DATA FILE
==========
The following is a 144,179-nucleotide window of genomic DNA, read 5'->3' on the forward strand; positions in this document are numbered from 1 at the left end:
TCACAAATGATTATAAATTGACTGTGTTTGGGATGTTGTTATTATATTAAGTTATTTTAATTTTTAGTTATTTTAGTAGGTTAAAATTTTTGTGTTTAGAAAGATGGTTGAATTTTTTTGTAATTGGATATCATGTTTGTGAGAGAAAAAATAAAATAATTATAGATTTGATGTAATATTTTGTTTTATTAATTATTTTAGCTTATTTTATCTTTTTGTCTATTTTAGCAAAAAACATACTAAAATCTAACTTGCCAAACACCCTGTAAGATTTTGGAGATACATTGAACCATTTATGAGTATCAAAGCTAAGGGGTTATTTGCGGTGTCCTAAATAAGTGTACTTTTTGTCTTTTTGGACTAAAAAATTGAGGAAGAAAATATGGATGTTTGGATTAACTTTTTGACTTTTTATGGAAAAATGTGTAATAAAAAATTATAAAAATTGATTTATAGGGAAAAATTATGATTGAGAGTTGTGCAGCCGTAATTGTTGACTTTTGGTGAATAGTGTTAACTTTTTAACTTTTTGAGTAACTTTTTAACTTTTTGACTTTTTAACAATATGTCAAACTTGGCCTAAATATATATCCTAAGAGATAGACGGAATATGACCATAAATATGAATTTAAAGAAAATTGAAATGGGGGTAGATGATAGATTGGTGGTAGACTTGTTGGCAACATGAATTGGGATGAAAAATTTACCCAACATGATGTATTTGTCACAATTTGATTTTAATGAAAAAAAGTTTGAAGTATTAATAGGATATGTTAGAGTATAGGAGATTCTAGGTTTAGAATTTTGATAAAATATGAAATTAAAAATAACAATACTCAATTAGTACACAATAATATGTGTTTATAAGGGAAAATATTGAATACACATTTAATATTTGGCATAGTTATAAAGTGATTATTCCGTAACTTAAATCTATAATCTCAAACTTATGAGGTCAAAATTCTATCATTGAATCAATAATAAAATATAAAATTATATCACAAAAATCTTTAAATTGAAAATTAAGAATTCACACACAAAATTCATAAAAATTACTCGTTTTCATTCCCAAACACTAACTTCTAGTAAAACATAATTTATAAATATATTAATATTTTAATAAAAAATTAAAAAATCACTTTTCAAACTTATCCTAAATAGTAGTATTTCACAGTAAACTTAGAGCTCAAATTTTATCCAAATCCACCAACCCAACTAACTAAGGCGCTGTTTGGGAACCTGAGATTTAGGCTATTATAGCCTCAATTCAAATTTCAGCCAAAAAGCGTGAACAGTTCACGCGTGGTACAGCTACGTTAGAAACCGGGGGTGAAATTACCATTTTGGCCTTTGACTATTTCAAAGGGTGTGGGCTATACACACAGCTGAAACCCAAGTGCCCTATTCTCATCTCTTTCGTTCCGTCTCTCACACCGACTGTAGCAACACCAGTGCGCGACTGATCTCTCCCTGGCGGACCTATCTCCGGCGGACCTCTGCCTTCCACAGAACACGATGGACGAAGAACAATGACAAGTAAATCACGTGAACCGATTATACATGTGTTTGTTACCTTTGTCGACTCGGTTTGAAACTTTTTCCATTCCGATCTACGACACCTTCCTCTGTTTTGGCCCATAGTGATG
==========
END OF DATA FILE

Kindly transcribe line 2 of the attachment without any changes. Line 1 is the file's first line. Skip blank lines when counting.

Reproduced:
TCACAAATGATTATAAATTGACTGTGTTTGGGATGTTGTTATTATATTAAGTTATTTTAATTTTTAGTTATTTTAGTAGGTTAAAATTTTTGTGTTTAGAAAGATGGTTGAATTTTTTTGTAATTGGATATCATGTTTGTGAGAGAAAAAATAAAATAATTATAGATTTGATGTAATATTTTGTTTTATTAATTATTTTAGCTTATTTTATCTTTTTGTCTATTTTAGCAAAAAACATACTAAAATCTAACTTGCCAAACACCCTGTAAGATTTTGGAGATACATTGAACCATTTATGAGTATCAAAGCTAAGGGGTTATTTGCGGTGTCCTAAATAAGTGTACTTTTTGTCTTTTTGGACTAAAAAATTGAGGAAGAAAATATGGATGTTTGGATTAACTTTTTGACTTTTTATGGAAAAATGTGTAATAAAAAATTATAAAAATTGATTTATAGGGAAAAATTATGATTGAGAGTTGTGCAGCCGTAATTGTTGACTTTTGGTGAATAGTGTTAACTTTTTAACTTTTTGAGTAACTTTTTAACTTTTTGACTTTTTAACAATATGTCAAACTTGGCCTAAATATATATCCTAAGAGATAGACGGAATATGACCATAAATATGAATTTAAAGAAAATTGAAATGGGGGTAGATGATAGATTGGTGGTAGACTTGTTGGCAACATGAATTGGGATGAAAAATTTACCCAACATGATGTATTTGTCACAATTTGATTTTAATGAAAAAAAGTTTGAAGTATTAATAGGATATGTTAGAGTATAGGAGATTCTAGGTTTAGAATTTTGATAAAATATGAAATTAAAAATAACAATACTCAATTAGTACACAATAATATGTGTTTATAAGGGAAAATATTGAATACACATTTAATATTTGGCATAGTTATAAAGTGATTATTCCGTAACTTAAATCTATAATCTCAAACTTATGAGGTCAAAATTCTATCATTGAATCAATAATAAAATATAAAATTATATCACAAAAATCTTTAAATTGAAAATTAAGAATTCACACACAAAATTCATAAAAATTACTCGTTTTCATTCCCAAACACTAACTTCTAGTAAAACATAATTTATAAATATATTAATATTTTAATAAAAAATTAAAAAATCACTTTTCAAACTTATCCTAAATAGTAGTATTTCACAGTAAACTTAGAGCTCAAATTTTATCCAAATCCACCAACCCAACTAACTAAGGCGCTGTTTGGGAACCTGAGATTTAGGCTATTATAGCCTCAATTCAAATTTCAGCCAAAAAGCGTGAACAGTTCACGCGTGGTACAGCTACGTTAGAAACCGGGGGTGAAATTACCATTTTGGCCTTTGACTATTTCAAAGGGTGTGGGCTATACACACAGCTGAAACCCAAGTGCCCTATTCTCATCTCTTTCGTTCCGTCTCTCACACCGACTGTAGCAACACCAGTGCGCGACTGATCTCTCCCTGGCGGACCTATCTCCGGCGGACCTCTGCCTTCCACAGAACACGATGGACGAAGAACAATGACAAGTAAATCACGTGAACCGATTATACATGTGTTTGTTACCTTTGTCGACTCGGTTTGAAACTTTTTCCATTCCGATCTACGACACCTTCCTCTGTTTTGGCCCATAGTGATG